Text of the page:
PARIS -- Heavily armed robbers disguised as police officers stole $50 million worth of diamonds in a spectacular raid at Brussels' international airport, authorities said Tuesday.
Shortly before 8 p.m. Monday, two black cars with flashing blue lights smashed through a gate and raced up to a plane on the tarmac, Ine Van Wymersch of the Brussels prosecutor's office told reporters. The vehicles pulled up in front of an armored security van that had stopped next to the plane, which was waiting to takeoff.
Van Wymersch said four men wearing police uniforms and balaclavas and carrying machine guns leaped out of each car.
"They obviously wanted everyone to think they were police officers," Van Wymersch said.
The men forced open the door of the plane's hold and removed around 120 parcels, reported to contain cut and uncut diamonds.
The pilot, the copilot and the two drivers of the security vehicle from the Brinks worldwide security firm were ordered to hand over valuables. No shots were fired and nobody was injured in the assault, which lasted just five minutes, Van Wymersch said, adding that "the passengers saw nothing."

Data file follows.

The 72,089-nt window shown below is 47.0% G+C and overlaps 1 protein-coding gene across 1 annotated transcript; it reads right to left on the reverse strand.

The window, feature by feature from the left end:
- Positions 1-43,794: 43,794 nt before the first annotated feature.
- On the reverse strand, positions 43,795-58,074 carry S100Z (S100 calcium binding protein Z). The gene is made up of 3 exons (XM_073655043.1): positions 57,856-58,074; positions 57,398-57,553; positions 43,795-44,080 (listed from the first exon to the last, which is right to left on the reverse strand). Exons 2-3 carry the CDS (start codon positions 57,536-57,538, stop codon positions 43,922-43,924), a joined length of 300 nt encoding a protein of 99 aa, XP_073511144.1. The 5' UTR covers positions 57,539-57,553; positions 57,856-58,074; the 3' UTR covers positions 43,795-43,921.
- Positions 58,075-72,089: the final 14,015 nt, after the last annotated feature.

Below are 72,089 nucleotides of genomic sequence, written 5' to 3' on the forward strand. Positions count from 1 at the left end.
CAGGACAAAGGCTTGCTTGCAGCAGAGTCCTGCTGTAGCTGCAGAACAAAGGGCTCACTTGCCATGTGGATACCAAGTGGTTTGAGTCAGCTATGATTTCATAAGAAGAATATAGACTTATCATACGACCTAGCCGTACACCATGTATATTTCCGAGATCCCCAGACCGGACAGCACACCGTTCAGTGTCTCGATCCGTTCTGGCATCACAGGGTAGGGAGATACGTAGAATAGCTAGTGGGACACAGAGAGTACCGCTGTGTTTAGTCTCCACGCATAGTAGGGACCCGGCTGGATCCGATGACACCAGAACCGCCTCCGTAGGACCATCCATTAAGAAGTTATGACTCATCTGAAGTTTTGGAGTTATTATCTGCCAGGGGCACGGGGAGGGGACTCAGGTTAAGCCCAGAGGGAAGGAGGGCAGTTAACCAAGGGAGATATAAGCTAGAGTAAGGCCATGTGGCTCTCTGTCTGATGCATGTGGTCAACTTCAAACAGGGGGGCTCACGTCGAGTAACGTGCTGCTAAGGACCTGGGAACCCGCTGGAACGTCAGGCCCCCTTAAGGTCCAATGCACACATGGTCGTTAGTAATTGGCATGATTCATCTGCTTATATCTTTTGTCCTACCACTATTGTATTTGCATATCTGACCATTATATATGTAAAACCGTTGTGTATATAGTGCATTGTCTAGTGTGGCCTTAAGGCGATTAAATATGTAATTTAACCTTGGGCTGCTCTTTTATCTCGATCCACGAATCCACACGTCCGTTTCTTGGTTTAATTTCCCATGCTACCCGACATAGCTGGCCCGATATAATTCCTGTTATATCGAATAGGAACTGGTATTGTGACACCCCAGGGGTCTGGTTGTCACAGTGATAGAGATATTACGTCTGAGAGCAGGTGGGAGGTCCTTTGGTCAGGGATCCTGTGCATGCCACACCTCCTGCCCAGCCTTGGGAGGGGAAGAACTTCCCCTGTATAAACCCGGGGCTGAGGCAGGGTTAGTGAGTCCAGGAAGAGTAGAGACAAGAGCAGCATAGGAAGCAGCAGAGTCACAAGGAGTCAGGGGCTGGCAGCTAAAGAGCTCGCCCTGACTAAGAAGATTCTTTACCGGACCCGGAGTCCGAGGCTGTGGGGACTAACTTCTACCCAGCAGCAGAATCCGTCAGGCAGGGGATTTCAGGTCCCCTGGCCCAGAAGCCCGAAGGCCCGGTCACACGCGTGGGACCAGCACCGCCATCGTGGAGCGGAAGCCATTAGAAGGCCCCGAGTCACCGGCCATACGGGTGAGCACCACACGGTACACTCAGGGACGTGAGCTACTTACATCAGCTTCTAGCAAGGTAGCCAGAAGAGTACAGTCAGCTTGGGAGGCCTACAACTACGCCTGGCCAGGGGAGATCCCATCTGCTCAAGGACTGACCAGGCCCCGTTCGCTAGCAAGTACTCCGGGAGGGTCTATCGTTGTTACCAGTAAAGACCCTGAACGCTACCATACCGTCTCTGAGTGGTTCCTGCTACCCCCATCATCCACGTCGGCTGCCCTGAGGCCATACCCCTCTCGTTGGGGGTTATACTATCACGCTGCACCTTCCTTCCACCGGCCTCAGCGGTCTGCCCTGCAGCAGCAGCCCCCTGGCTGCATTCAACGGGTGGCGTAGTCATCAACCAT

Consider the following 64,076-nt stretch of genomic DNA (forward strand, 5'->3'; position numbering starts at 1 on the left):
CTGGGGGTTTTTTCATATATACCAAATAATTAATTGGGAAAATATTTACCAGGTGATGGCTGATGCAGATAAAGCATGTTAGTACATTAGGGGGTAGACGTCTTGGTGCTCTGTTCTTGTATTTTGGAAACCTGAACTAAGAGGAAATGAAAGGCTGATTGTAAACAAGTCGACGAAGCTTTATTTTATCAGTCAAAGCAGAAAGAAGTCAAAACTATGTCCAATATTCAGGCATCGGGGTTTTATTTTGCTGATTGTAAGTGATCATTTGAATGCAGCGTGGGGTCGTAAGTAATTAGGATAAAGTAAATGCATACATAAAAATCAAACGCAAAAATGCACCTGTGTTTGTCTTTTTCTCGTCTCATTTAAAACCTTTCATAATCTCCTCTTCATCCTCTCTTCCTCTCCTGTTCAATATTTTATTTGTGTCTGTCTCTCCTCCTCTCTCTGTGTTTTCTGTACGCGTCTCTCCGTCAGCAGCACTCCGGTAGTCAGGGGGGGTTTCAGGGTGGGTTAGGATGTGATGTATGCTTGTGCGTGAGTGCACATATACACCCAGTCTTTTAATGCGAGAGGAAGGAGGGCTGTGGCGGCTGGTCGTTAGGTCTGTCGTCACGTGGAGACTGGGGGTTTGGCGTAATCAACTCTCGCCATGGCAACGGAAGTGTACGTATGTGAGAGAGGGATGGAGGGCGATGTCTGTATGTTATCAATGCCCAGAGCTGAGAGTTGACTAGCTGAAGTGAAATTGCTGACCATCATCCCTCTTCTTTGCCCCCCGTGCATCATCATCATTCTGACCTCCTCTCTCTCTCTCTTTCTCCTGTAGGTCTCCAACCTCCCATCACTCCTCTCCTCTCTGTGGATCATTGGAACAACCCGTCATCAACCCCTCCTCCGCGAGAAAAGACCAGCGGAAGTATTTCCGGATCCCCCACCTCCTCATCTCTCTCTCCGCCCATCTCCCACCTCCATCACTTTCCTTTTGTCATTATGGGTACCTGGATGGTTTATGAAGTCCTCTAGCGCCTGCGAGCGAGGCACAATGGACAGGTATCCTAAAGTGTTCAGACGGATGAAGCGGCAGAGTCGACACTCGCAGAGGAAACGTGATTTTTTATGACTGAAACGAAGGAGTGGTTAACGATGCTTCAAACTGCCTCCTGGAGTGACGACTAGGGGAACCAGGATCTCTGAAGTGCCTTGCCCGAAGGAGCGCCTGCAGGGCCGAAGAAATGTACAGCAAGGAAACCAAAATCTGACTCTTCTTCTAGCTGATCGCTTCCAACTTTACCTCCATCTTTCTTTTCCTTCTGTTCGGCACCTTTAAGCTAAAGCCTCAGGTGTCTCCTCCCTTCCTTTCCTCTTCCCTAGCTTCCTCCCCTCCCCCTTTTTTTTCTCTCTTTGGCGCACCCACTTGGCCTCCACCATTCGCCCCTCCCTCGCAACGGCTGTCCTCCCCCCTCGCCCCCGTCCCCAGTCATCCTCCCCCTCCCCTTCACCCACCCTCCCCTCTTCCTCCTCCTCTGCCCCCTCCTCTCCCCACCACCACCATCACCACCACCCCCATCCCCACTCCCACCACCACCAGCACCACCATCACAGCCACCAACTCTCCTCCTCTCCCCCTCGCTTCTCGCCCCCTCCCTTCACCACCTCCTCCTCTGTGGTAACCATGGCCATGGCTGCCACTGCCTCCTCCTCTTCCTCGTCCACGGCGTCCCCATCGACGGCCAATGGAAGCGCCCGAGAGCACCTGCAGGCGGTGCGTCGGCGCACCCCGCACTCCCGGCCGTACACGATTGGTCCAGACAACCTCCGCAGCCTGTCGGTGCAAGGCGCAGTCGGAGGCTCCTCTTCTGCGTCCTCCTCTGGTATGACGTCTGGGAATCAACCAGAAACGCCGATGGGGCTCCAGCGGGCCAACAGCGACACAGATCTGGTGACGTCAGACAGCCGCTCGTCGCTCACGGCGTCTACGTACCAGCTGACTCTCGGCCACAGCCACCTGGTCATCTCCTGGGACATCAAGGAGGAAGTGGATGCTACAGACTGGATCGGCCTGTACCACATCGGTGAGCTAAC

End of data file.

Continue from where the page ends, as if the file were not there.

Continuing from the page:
The aircraft was operated by Helvetic Airways, a partner of Swiss Air.
The thieves drove off at high speed before the alarm could be raised. One of the cars used in the robbery was later found burned out a short distance from the airport.
"This wasn't just a chance robbery," Van Wymersch said. "It was well-planned by professionals."
Investigators have refused to assign a precise value to the stolen haul.
"It was mostly diamonds. As far as we know there was no gold," Anja Bijnens, another prosecuting official, told reporters.
According to the World Diamond Center in Antwerp, which represents the city's jewel traders, the value of the stolen diamonds was at least $50 million.
"These were raw and cut diamonds from Anvers heading for Zurich and Switzerland," a WDC representative told French news agency Agence France-Presse, adding that it was one of the "biggest thefts of diamonds in recent years."
The representative refused to say who owned the diamonds or where they were heading.
"It's worrying that something like this could happen somewhere like an airport, that an armed gang could get on to the tarmac like this when around $200 million worth of diamonds leaves Anvers every day," added the WDC representative.
According to the Belgian newspaper Het Laatste Nieuws, investigators suspect the gang had an accomplice inside the airport.